US Jet Downs Unknown Object Off Alaska Coast.
According to White House officials, a US military fighter jet was ordered by President Joe Biden to shoot down an unidentified object off Alaska’s remote northern coast.
John Kirby, White House National Security Council spokesperson, stated that the object was brought down because it was flying at approximately 40,000 feet (13,000m) and was posing a “reasonable danger” to civilian flight safety. He did not claim that the object was being monitored. Biden said Friday that the object was downed because it flew at 40,000 feet (13,000 meters) and posed a “reasonable threat” to civilian flights.
Private jets and commercial airliners can fly up to 45,000 feet (13,700 meters).
Kirby said the object was about the same size as a small car. It is much smaller than the suspected Chinese spy ball that was shot down by Air Force fighter planes Saturday off South Carolina’s coast.
These twin attacks in close proximity are remarkable. They reflect public pressure on Biden and China to end its surveillance program. The White House made no distinction between the episodes and did not provide any answers to Friday’s mysterious object. Officials could not say whether the latest object contained surveillance equipment, its origin, or what purpose it served.
Friday’s Pentagon statement did not give a more detailed description of the object. It only stated that U.S. pilots flew up to it to verify it wasn’t manned. Officials claimed that the object was smaller than last week’s balloon and that it was not maneuverable. It was also traveling at a lower altitude.
Kirby maintained that Biden believed it was enough of a threat to shoot it out the sky, according to the Pentagon’s advice. This is mainly because it could pose a risk to civilian aircraft.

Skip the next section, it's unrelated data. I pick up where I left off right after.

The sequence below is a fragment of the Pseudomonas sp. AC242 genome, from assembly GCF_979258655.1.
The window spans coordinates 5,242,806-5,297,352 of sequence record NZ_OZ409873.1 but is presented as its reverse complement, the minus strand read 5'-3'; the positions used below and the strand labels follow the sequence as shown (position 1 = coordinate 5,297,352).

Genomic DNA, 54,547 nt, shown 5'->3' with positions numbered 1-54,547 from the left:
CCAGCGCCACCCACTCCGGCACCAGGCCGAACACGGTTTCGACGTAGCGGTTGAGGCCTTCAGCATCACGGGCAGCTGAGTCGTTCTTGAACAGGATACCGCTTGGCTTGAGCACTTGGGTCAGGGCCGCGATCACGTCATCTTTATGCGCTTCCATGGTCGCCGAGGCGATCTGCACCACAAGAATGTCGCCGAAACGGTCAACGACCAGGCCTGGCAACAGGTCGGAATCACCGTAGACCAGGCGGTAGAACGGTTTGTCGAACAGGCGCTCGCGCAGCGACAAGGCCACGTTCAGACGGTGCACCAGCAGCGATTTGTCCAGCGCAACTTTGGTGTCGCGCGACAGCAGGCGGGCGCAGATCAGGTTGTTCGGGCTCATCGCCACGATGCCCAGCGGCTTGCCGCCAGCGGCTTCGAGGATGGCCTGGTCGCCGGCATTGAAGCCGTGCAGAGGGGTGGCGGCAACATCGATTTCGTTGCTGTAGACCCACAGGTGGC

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Kirby stated, “We’re going to be vigilant about our airspace.” “The president considers his obligation to protect our national security interests paramount.”
After two fighter jets had spotted it, the president was briefed about its presence Thursday evening.
Brig. Pentagon press secretary Gen. Pat Ryder told reporters that an F-22 fighter plane based at Alaska’s Joint Base Elmendorf–Richardson took down the object with an AIM-9X short range air-to-air missile. This type was used nearly a week earlier to bring down the balloon.
The object flew above one of the most remote areas in the country. Alaska’s North Slope is home to few towns. The two closest, Deadhorse (and Kaktovik) communities together have about 300 inhabitants. The largest oil field of its kind in America is Prudhoe Bay, located on Alaska’s North Slope.
US Jet Shoots Down Unknown Object Flying Off Alaska Coast
Officials couldn’t say if the latest object contained any surveillance equipment, where it came from or what purpose it had. https://t.co/69aFslOhyW pic.twitter.com/Xzs8M33haQ
— ARISE NEWS (@ARISEtv) February 11, 2023
Contrary to the spy balloon that was brought down to live feeds by the U.S., and which got residents of the USA looking up at the sky, this object is unlikely to have been seen by many people due to the frigid temperatures of northern Alaska during this time of year. There are very few people who can stay outside for extended periods of time.